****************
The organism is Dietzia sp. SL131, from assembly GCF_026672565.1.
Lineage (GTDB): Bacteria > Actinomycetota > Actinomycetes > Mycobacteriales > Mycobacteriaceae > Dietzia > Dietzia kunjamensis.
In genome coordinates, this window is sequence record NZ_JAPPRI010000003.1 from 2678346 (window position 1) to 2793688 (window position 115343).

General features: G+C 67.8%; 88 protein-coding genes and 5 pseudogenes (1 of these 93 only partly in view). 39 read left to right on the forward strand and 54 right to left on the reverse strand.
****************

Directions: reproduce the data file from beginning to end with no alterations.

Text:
The organism is Dietzia sp. SL131, from assembly GCF_026672565.1.
Lineage (GTDB): Bacteria > Actinomycetota > Actinomycetes > Mycobacteriales > Mycobacteriaceae > Dietzia > Dietzia kunjamensis.
In genome coordinates, this window is sequence record NZ_JAPPRI010000003.1 from 2678346 (window position 1) to 2793688 (window position 115343).

General features: G+C 67.8%; 88 protein-coding genes and 5 pseudogenes (1 of these 93 only partly in view). 39 read left to right on the forward strand and 54 right to left on the reverse strand.